NEW ORLEANS (Nov. 19, 2006) -- If anyone doubted how seriously Chad Johnson takes his role on the Cincinnati Bengals, consider this: He was too hurt to perform his trademark end zone celebrations.
He retained the will to score game-breaking touchdowns.
For a second Sunday in a row, Johnson and quarterback Carson Palmer terrorized an opposing defense, connecting for 190 yards and three touchdowns. This time, however, it resulted in a 31-16 victory over the New Orleans Saints that halted a three-game losing skid and renewed hope of a playoff run in the Bengals' locker room.
"I'm trying to be as consistent as possible, trying to make sure I do all I can to make sure we come up out of this hole and make this run," said Johnson, who limped into the end zone at the end of a 60-yard touchdown reception that gave the Bengals a 17-10 lead in the fourth quarter. "It was a necessary victory. A must win."
Johnson said he was hurting, but he returned on the next series and caught a 48-yard pass, followed by a 4-yard TD catch on a quick slant as the Bengals (5-5) pulled away.
"I knew Chad was going to come back in the game," Palmer said. "He had been playing so well. He's a tough guy."
"Our guys are playing with a tremendous amount of energy, but they're making too many mistakes," Payton said.
Palmer and Johnson had combined 260 yards and two touchdowns last week against San Diego, but it was all for naught in a 49-41 loss. This week, they got some help from the defense, which thwarted four Saints drives with turnovers.
Palmer was 14-of-22 passing for 275 yards and benefited from the balance provided by Rudi Johnson's 111 yards rushing for the Bengals (5-5).
Palmer was intercepted once, but made the Saints pay when they blew coverages on play-action fakes. On the Bengals' first touchdown, Johnson changed his route, sprinting past cornerback Fred Thomas and raising his hand when he saw Saints safety Josh Bullocks wasn't deep enough. Palmer saw it and lofted a 41-yarder on target.
"That's nothing more than Chad and I just making eye contact through a route and the defense not even being around him because they're out of position," Palmer said. "Chad and I have worked together a lot, not just during the season. ... We understand each other. I understand how Chad runs certain routes and know he's always looking for that big play if he can get behind the defense."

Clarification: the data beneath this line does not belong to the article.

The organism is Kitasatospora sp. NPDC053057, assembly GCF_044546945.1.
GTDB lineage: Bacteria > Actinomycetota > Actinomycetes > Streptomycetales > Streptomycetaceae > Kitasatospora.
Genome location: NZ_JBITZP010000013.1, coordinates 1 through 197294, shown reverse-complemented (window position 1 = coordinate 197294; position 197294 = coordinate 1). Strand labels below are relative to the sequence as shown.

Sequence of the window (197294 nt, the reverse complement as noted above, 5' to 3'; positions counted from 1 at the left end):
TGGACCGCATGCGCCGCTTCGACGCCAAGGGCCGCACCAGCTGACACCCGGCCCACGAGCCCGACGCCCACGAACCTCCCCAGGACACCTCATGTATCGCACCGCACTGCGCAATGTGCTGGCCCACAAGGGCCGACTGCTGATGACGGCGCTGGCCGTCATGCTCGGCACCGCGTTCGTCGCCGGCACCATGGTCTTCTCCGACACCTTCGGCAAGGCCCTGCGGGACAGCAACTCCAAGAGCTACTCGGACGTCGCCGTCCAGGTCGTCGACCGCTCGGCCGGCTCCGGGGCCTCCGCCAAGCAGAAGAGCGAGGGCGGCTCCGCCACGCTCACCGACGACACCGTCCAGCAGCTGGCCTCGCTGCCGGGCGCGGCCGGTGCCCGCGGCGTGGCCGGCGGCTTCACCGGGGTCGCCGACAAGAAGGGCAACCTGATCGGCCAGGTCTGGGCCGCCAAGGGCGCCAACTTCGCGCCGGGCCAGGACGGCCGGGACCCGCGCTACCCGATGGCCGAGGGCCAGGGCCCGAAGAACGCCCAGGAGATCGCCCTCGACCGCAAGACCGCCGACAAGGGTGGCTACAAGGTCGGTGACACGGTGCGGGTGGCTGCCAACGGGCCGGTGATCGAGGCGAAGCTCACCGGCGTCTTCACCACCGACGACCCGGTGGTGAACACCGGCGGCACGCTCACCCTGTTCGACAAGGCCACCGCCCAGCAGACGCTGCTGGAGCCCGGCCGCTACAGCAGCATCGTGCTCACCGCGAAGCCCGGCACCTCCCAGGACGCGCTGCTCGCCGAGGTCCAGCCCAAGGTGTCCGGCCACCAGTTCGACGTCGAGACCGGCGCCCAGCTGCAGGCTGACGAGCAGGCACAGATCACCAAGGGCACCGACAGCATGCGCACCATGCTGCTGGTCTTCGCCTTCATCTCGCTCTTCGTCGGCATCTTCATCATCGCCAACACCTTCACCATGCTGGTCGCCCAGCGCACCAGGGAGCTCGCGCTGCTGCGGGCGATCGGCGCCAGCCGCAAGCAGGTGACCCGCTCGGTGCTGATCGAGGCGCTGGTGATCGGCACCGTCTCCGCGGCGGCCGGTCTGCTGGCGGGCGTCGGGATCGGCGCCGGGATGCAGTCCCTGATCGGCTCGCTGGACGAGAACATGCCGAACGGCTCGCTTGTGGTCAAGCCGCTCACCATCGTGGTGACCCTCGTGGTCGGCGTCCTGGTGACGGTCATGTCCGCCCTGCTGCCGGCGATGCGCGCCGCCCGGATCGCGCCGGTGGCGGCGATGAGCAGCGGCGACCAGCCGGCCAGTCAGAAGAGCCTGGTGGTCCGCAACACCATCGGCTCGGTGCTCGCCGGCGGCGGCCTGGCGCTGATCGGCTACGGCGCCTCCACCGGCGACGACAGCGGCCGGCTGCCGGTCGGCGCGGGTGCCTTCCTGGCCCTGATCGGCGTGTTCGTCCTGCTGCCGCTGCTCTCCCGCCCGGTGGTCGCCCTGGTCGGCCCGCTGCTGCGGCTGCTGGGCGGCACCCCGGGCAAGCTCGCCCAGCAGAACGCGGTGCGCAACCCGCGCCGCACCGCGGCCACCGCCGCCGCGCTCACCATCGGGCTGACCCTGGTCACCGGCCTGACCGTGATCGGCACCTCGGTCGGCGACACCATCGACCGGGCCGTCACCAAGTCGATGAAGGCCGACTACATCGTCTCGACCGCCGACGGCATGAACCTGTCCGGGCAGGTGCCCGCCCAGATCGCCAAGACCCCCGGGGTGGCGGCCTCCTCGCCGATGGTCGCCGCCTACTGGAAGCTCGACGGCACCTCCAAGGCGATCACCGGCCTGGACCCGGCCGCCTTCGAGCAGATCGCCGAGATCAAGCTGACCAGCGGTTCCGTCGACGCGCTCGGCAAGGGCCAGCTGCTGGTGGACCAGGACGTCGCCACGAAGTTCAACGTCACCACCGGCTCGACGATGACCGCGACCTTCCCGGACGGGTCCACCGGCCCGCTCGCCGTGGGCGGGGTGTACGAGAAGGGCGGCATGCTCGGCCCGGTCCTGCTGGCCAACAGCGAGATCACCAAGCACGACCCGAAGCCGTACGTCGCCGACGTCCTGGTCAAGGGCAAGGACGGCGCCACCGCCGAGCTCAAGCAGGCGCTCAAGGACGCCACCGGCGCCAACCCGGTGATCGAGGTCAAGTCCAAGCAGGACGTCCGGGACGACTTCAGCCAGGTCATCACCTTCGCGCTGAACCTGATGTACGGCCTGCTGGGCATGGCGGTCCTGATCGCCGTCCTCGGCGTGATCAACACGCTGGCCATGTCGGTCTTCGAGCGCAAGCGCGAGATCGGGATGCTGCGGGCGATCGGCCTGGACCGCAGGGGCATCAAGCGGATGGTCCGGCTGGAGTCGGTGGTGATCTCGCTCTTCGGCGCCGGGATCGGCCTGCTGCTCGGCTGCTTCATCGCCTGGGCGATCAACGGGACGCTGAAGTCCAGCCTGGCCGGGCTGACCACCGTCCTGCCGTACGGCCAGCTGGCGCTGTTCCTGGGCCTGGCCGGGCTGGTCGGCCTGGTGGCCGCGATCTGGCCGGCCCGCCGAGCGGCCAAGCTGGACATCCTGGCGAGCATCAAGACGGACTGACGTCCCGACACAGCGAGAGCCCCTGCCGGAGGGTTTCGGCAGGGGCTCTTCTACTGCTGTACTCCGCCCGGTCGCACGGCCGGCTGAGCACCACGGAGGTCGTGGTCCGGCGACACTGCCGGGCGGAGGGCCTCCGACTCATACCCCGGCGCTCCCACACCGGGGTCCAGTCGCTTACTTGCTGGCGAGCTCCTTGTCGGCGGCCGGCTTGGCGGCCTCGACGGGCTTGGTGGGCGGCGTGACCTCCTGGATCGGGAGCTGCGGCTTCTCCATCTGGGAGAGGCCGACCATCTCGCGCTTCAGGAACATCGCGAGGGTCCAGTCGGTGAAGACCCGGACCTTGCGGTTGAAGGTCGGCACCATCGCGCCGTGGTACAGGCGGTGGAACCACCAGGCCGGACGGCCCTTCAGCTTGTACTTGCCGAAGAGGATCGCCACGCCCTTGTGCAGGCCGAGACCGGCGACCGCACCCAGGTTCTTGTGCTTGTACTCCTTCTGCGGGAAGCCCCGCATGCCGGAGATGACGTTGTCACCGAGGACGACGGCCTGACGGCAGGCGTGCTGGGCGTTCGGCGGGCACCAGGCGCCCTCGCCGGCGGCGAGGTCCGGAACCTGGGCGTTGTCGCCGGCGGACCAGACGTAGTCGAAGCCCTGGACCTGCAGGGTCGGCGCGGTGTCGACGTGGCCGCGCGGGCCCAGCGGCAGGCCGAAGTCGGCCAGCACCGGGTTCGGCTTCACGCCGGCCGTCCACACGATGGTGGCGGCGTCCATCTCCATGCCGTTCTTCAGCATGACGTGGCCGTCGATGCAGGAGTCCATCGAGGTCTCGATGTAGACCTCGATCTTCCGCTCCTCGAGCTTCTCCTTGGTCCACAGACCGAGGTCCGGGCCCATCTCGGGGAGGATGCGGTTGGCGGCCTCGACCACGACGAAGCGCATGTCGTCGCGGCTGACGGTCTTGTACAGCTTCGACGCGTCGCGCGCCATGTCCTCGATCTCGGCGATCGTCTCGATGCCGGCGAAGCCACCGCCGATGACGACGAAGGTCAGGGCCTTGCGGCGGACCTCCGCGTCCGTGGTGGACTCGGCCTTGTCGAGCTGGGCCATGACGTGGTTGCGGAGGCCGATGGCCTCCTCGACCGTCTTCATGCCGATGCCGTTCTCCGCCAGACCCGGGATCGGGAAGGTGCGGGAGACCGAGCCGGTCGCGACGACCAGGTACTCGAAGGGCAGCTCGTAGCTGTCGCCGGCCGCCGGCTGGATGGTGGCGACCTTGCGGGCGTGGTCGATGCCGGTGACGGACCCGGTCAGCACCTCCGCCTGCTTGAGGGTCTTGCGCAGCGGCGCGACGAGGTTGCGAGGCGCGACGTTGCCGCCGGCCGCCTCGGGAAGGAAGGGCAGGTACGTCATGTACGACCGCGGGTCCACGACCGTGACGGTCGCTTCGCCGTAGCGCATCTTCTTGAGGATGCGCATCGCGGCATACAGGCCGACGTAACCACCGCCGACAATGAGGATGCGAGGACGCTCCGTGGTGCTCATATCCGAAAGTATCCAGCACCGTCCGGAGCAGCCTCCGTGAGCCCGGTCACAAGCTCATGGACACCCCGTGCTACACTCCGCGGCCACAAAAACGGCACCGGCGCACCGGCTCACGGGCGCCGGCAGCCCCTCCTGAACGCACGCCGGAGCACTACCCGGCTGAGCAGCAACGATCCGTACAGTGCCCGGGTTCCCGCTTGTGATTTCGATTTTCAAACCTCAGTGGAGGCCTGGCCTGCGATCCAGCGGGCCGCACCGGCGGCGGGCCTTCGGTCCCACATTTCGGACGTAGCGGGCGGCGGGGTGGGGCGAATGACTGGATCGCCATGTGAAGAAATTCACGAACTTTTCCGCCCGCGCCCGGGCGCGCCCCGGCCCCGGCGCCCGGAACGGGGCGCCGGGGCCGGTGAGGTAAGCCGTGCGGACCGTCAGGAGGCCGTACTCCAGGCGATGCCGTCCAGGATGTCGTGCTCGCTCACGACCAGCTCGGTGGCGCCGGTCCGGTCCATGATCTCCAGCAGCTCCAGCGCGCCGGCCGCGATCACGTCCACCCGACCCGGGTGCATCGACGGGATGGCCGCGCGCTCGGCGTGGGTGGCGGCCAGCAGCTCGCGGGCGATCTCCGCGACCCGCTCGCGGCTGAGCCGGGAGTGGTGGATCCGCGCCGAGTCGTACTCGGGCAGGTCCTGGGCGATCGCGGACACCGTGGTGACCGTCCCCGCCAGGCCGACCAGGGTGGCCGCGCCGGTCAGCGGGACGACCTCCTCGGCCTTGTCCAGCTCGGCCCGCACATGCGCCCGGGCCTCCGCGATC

New Orleans looked like the better team for much of the game, but as it was in its two previous losses to Pittsburgh and Baltimore, turnovers were costly.
"We can move the ball at will, any time, any place ... through the air, on the ground, whatever it takes," Brees said. "But when it really comes down to it, you have to take care of the football, you have to convert on third down. We can be as good as we want to be as long as we take care of the football."
Two promising drives ended with interceptions in the end zone.
Brees also had an interception returned 52 yards for a touchdown by Ethan Kilmer that gave the Bengals a 31-10 lead with 6:14 to go.
Cincinnati's defense also made an important stand early in the fourth quarter, stopping Deuce McAllister on a third-and-1 at the Bengals' 5-yard line. A touchdown could have put New Orleans ahead and changed the complexion of the game. Instead, John Carney 's short field goal tied the game at 10.
Brees was 37-of-52 for 510 yards passing, his fourth consecutive game with more than 300 yards. But New Orleans (6-4) has lost three of those four games, including two in a row.
Brees' touchdown passes went for 72 yards to Joe Horn in the first quarter and 27 yards to Terrance Copper late in the game.
Notes: Horn's touchdown in the first quarter was his 50th for the Saints. He became one of only two players to ever reach 50 in New Orleans. The other was Dalton Hilliard, who had 53 from 1986-93. ... Kevin Kaesviharn, inserted as a starter at safety for injured Dexter Jackson (Achilles tendon) had 10 tackles, including two sacks, and an interception. ... Brees' passing yardage total was sixth-highest in NFL history. The most is 554 by Norm Van Brocklin with the Los Angeles Rams in 1951.